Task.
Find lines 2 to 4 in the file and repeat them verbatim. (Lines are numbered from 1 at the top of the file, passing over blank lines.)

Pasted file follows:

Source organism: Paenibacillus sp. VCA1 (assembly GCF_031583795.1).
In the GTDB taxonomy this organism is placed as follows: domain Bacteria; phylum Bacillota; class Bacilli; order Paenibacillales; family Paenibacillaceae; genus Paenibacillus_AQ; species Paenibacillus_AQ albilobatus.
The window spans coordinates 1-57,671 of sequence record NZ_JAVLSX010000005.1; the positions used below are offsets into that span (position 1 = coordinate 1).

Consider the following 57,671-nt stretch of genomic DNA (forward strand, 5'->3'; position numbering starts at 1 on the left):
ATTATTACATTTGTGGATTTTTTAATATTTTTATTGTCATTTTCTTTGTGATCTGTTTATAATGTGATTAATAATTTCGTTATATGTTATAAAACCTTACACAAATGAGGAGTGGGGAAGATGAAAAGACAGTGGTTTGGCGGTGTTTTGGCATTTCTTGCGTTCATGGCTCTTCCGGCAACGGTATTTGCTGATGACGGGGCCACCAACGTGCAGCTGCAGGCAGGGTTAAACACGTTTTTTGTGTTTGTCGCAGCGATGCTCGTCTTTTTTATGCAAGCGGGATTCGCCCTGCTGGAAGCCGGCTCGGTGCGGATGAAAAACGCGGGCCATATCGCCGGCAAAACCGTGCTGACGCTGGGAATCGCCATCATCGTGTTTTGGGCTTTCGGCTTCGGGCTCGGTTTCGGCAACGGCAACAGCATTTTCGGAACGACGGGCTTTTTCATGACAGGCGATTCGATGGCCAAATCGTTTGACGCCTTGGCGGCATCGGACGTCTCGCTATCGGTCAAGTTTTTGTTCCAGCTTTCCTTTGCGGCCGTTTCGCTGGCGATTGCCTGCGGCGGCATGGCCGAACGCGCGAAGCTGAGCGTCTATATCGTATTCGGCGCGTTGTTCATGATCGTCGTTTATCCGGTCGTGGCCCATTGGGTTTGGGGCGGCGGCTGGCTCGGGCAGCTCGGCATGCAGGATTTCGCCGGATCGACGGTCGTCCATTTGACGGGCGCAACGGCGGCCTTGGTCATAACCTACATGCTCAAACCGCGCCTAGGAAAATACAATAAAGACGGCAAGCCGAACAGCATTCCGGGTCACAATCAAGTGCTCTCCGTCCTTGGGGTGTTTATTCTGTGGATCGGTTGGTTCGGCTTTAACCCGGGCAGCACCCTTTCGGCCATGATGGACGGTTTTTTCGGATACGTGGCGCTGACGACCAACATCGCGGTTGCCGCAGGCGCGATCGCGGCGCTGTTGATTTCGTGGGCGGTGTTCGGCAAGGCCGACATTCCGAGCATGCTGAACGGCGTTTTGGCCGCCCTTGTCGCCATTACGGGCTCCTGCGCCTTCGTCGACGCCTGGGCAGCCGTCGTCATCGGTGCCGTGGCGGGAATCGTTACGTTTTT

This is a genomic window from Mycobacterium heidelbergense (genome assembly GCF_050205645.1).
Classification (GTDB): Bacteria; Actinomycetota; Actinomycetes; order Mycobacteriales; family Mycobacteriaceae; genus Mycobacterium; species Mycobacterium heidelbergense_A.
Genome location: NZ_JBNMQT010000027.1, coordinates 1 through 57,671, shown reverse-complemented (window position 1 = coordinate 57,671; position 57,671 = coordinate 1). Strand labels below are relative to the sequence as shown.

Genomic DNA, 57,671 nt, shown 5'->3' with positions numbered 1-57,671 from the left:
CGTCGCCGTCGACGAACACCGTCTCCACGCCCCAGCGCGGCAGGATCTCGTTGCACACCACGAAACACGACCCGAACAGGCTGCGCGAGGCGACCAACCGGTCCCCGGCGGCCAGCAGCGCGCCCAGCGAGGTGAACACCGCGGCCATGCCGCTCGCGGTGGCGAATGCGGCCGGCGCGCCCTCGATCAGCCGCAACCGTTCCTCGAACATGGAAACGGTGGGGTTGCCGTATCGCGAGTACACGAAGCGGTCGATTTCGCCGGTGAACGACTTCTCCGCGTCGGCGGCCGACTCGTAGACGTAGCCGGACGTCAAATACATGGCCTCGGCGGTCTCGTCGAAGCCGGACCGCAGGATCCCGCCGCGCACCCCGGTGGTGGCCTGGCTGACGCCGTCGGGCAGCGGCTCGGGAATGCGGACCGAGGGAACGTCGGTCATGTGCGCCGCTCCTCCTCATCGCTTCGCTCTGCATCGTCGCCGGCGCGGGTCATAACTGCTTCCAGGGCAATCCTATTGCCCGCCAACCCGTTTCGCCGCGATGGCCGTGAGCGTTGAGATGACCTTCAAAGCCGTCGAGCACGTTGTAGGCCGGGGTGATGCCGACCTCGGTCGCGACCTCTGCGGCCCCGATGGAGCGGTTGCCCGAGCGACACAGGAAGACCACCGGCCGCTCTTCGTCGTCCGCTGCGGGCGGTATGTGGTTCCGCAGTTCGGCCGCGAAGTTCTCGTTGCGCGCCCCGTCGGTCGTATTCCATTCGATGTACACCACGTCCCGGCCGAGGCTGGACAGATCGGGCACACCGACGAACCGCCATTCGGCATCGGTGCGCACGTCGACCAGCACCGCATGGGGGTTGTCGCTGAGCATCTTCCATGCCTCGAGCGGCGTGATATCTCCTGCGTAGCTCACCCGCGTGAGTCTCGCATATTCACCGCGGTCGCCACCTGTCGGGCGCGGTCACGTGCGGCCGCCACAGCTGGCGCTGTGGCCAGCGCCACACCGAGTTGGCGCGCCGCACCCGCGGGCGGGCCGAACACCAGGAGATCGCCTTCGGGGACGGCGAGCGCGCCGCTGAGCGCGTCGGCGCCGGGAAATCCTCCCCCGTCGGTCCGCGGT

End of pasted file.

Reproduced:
In the GTDB taxonomy this organism is placed as follows: domain Bacteria; phylum Bacillota; class Bacilli; order Paenibacillales; family Paenibacillaceae; genus Paenibacillus_AQ; species Paenibacillus_AQ albilobatus.
The window spans coordinates 1-57,671 of sequence record NZ_JAVLSX010000005.1; the positions used below are offsets into that span (position 1 = coordinate 1).

Consider the following 57,671-nt stretch of genomic DNA (forward strand, 5'->3'; position numbering starts at 1 on the left):